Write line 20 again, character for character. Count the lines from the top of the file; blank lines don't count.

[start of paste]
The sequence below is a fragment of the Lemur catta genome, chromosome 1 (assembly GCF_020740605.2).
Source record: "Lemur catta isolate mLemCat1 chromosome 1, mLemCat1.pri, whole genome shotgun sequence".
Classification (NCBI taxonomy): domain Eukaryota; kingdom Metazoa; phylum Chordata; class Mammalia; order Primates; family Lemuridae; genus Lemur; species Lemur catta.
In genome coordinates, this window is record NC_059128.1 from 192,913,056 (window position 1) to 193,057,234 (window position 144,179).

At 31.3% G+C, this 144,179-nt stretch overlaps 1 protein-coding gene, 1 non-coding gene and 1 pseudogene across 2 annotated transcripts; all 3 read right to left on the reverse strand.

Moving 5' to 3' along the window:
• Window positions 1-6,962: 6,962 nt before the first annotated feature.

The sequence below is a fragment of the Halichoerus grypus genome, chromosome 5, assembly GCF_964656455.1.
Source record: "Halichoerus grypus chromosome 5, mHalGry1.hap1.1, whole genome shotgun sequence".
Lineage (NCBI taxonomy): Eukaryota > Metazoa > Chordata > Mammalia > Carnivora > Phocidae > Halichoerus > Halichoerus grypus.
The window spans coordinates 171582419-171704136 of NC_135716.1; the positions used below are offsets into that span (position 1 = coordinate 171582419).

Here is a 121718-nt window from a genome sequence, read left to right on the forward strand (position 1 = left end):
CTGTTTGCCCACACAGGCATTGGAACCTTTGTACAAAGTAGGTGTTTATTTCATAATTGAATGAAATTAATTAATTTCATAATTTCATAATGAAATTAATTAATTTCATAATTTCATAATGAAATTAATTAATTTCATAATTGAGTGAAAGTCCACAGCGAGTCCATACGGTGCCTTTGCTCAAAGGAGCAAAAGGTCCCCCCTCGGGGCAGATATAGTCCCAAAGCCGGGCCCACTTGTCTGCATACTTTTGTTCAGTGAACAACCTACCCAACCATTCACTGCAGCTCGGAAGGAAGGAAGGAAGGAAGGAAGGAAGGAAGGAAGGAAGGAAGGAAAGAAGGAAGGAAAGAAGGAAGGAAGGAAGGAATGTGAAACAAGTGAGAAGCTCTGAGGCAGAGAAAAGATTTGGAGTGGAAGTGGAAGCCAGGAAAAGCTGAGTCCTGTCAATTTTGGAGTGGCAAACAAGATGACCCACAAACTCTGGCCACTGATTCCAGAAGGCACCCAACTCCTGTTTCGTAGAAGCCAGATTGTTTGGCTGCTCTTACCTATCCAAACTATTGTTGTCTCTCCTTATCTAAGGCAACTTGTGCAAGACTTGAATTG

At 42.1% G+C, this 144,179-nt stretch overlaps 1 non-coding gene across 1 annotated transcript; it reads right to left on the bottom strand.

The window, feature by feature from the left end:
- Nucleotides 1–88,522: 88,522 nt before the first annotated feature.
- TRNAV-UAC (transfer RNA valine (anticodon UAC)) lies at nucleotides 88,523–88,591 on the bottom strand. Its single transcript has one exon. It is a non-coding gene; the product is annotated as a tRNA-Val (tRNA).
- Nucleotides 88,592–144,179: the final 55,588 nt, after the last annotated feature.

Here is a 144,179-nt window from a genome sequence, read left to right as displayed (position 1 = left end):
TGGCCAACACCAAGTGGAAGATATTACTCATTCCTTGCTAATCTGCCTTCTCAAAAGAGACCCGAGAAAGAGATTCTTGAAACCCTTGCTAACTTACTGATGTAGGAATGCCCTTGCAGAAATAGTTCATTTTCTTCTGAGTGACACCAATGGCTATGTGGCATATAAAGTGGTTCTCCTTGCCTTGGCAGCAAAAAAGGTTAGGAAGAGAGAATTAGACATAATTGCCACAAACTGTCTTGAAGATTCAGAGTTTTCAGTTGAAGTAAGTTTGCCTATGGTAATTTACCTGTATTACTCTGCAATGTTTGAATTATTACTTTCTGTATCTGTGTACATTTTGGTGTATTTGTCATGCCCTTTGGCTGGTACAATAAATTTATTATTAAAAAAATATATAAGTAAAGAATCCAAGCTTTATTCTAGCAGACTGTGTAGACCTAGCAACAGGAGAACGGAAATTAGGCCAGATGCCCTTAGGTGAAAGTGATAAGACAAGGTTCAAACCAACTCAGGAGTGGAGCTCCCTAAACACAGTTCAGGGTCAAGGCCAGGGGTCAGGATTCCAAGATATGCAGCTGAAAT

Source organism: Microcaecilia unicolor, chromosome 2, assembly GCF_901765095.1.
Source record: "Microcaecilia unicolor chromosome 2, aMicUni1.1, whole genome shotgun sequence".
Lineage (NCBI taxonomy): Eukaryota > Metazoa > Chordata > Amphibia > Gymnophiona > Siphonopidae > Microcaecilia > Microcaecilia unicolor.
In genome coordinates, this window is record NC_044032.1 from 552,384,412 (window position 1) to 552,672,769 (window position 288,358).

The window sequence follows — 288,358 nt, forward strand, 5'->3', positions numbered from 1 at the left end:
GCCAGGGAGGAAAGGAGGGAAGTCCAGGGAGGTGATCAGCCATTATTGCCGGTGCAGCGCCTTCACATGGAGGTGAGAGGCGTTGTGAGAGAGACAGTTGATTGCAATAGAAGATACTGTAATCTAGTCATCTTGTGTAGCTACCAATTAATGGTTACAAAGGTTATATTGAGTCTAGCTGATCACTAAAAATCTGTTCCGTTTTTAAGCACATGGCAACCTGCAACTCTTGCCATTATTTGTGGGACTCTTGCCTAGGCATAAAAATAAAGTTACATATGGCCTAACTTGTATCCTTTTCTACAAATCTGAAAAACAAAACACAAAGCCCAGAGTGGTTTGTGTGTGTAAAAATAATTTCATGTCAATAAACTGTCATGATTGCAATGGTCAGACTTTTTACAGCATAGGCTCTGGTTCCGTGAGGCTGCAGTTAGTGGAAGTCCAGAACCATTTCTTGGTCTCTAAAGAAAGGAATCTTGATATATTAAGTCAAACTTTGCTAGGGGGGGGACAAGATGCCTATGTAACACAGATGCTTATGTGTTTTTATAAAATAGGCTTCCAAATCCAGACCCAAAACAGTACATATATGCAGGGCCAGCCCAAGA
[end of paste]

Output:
TGGCCAACACCAAGTGGAAGATATTACTCATTCCTTGCTAATCTGCCTTCTCAAAAGAGACCCGAGAAAGAGATTCTTGAAACCCTTGCTAACTTACTGATGTAGGAATGCCCTTGCAGAAATAGTTCATTTTCTTCTGAGTGACACCAATGGCTATGTGGCATATAAAGTGGTTCTCCTTGCCTTGGCAGCAAAAAAGGTTAGGAAGAGAGAATTAGACATAATTGCCACAAACTGTCTTGAAGATTCAGAGTTTTCAGTTGAAGTAAGTTTGCCTATGGTAATTTACCTGTATTACTCTGCAATGTTTGAATTATTACTTTCTGTATCTGTGTACATTTTGGTGTATTTGTCATGCCCTTTGGCTGGTACAATAAATTTATTATTAAAAAAATATATAAGTAAAGAATCCAAGCTTTATTCTAGCAGACTGTGTAGACCTAGCAACAGGAGAACGGAAATTAGGCCAGATGCCCTTAGGTGAAAGTGATAAGACAAGGTTCAAACCAACTCAGGAGTGGAGCTCCCTAAACACAGTTCAGGGTCAAGGCCAGGGGTCAGGATTCCAAGATATGCAGCTGAAAT